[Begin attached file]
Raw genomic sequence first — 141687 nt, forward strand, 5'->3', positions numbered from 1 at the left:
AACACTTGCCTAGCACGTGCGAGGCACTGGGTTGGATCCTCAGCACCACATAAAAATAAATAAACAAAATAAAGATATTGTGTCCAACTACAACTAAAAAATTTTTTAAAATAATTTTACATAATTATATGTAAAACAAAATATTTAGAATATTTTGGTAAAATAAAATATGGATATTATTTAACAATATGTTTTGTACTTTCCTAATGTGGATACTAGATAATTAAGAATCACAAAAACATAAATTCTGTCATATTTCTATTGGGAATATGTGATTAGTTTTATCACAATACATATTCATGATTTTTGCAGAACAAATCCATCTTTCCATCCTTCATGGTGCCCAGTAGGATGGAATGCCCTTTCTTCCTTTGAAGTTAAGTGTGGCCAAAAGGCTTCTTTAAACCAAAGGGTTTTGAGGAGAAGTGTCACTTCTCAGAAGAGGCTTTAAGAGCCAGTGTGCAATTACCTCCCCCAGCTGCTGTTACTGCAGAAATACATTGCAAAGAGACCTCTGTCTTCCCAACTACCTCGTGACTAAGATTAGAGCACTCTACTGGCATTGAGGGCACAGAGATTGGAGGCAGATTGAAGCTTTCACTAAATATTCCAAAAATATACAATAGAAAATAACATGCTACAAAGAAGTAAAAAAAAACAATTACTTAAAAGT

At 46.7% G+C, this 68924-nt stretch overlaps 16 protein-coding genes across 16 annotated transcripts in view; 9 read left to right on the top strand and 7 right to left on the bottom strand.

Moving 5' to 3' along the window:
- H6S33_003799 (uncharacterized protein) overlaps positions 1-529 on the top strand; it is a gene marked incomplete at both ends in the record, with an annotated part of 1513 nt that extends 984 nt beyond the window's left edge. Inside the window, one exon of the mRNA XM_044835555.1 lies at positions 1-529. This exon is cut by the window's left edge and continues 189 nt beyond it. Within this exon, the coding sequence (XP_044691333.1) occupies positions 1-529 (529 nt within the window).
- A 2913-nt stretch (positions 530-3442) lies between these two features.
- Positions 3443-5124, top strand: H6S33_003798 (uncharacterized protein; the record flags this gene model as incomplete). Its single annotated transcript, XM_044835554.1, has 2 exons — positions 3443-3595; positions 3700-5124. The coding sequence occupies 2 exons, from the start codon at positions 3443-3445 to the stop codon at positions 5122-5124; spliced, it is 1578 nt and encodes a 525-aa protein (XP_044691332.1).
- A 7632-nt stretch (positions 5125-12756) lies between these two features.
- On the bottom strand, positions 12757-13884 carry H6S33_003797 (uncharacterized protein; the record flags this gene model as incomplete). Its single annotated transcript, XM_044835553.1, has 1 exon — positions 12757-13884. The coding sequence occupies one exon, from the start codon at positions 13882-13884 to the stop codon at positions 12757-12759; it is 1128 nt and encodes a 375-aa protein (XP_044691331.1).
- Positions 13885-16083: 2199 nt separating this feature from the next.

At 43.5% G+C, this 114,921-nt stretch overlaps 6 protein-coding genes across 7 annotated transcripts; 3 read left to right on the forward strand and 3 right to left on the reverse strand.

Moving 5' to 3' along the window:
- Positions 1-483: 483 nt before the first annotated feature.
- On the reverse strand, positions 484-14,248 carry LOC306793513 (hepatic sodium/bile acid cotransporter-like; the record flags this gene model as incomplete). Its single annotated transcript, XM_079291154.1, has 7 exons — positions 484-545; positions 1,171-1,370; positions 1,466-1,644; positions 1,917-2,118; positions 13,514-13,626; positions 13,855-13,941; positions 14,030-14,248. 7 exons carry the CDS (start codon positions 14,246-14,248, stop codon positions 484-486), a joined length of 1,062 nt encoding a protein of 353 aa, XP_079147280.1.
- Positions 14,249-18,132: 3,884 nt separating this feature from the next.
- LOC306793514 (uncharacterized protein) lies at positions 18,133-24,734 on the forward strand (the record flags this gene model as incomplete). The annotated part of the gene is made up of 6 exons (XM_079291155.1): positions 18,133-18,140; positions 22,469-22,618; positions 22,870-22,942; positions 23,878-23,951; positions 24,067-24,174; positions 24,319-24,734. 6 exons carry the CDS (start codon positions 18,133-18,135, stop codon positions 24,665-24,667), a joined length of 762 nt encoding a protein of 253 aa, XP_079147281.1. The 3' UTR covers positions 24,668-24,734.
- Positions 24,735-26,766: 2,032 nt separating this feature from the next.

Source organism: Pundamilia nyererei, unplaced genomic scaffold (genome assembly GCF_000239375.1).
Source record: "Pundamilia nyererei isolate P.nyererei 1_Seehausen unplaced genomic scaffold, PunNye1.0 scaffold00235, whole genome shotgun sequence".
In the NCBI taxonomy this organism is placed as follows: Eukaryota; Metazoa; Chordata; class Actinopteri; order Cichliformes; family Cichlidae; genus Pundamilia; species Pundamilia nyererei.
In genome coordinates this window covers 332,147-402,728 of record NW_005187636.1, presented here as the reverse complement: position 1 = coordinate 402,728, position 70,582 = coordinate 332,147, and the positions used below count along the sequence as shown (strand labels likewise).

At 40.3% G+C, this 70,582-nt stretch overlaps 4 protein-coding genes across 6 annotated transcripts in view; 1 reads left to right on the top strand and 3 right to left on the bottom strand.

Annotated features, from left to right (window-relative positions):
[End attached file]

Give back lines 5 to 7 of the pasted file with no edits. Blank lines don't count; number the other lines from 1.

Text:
- H6S33_003799 (uncharacterized protein) overlaps positions 1-529 on the top strand; it is a gene marked incomplete at both ends in the record, with an annotated part of 1513 nt that extends 984 nt beyond the window's left edge. Inside the window, one exon of the mRNA XM_044835555.1 lies at positions 1-529. This exon is cut by the window's left edge and continues 189 nt beyond it. Within this exon, the coding sequence (XP_044691333.1) occupies positions 1-529 (529 nt within the window).
- A 2913-nt stretch (positions 530-3442) lies between these two features.
- Positions 3443-5124, top strand: H6S33_003798 (uncharacterized protein; the record flags this gene model as incomplete). Its single annotated transcript, XM_044835554.1, has 2 exons — positions 3443-3595; positions 3700-5124. The coding sequence occupies 2 exons, from the start codon at positions 3443-3445 to the stop codon at positions 5122-5124; spliced, it is 1578 nt and encodes a 525-aa protein (XP_044691332.1).